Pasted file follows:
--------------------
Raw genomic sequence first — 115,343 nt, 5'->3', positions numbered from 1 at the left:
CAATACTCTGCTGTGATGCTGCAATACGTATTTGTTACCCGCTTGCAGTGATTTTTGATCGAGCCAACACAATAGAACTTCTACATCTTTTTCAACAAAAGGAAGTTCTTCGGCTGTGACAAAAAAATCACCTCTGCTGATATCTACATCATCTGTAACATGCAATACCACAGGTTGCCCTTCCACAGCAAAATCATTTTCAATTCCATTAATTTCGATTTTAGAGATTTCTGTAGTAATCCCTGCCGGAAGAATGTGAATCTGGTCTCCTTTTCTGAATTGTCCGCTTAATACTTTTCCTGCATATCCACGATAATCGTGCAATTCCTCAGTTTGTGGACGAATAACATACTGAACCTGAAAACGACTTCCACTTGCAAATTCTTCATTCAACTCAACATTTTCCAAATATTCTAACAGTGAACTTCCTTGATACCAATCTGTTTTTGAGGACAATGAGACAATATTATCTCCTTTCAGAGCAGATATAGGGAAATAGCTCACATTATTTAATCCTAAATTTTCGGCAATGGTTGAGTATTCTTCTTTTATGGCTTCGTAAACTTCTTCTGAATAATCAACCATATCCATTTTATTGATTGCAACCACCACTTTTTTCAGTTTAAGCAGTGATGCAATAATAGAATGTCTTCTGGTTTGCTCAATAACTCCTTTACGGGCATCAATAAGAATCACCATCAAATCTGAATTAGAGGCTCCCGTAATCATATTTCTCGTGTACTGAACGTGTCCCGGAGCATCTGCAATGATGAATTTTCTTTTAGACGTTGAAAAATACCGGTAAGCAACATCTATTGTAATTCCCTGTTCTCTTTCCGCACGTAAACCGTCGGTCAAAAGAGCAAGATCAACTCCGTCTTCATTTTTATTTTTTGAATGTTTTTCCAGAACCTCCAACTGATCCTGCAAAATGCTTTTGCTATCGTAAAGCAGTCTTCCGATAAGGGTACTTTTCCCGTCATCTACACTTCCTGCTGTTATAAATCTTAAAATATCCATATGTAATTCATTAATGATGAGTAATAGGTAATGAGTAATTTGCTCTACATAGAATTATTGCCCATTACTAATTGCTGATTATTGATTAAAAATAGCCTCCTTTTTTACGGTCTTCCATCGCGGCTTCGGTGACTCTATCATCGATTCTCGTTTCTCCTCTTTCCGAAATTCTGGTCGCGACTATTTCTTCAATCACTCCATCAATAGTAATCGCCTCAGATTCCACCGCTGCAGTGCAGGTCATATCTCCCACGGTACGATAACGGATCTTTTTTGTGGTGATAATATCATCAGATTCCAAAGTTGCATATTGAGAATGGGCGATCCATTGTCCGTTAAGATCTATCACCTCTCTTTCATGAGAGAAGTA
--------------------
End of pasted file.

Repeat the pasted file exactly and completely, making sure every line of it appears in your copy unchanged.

Raw genomic sequence first — 115,343 nt, 5'->3', positions numbered from 1 at the left:
CAATACTCTGCTGTGATGCTGCAATACGTATTTGTTACCCGCTTGCAGTGATTTTTGATCGAGCCAACACAATAGAACTTCTACATCTTTTTCAACAAAAGGAAGTTCTTCGGCTGTGACAAAAAAATCACCTCTGCTGATATCTACATCATCTGTAACATGCAATACCACAGGTTGCCCTTCCACAGCAAAATCATTTTCAATTCCATTAATTTCGATTTTAGAGATTTCTGTAGTAATCCCTGCCGGAAGAATGTGAATCTGGTCTCCTTTTCTGAATTGTCCGCTTAATACTTTTCCTGCATATCCACGATAATCGTGCAATTCCTCAGTTTGTGGACGAATAACATACTGAACCTGAAAACGACTTCCACTTGCAAATTCTTCATTCAACTCAACATTTTCCAAATATTCTAACAGTGAACTTCCTTGATACCAATCTGTTTTTGAGGACAATGAGACAATATTATCTCCTTTCAGAGCAGATATAGGGAAATAGCTCACATTATTTAATCCTAAATTTTCGGCAATGGTTGAGTATTCTTCTTTTATGGCTTCGTAAACTTCTTCTGAATAATCAACCATATCCATTTTATTGATTGCAACCACCACTTTTTTCAGTTTAAGCAGTGATGCAATAATAGAATGTCTTCTGGTTTGCTCAATAACTCCTTTACGGGCATCAATAAGAATCACCATCAAATCTGAATTAGAGGCTCCCGTAATCATATTTCTCGTGTACTGAACGTGTCCCGGAGCATCTGCAATGATGAATTTTCTTTTAGACGTTGAAAAATACCGGTAAGCAACATCTATTGTAATTCCCTGTTCTCTTTCCGCACGTAAACCGTCGGTCAAAAGAGCAAGATCAACTCCGTCTTCATTTTTATTTTTTGAATGTTTTTCCAGAACCTCCAACTGATCCTGCAAAATGCTTTTGCTATCGTAAAGCAGTCTTCCGATAAGGGTACTTTTCCCGTCATCTACACTTCCTGCTGTTATAAATCTTAAAATATCCATATGTAATTCATTAATGATGAGTAATAGGTAATGAGTAATTTGCTCTACATAGAATTATTGCCCATTACTAATTGCTGATTATTGATTAAAAATAGCCTCCTTTTTTACGGTCTTCCATCGCGGCTTCGGTGACTCTATCATCGATTCTCGTTTCTCCTCTTTCCGAAATTCTGGTCGCGACTATTTCTTCAATCACTCCATCAATAGTAATCGCCTCAGATTCCACCGCTGCAGTGCAGGTCATATCTCCCACGGTACGATAACGGATCTTTTTTGTGGTGATAATATCATCAGATTCCAAAGTTGCATATTGAGAATGGGCGATCCATTGTCCGTTAAGATCTATCACCTCTCTTTCATGAGAGAAGTA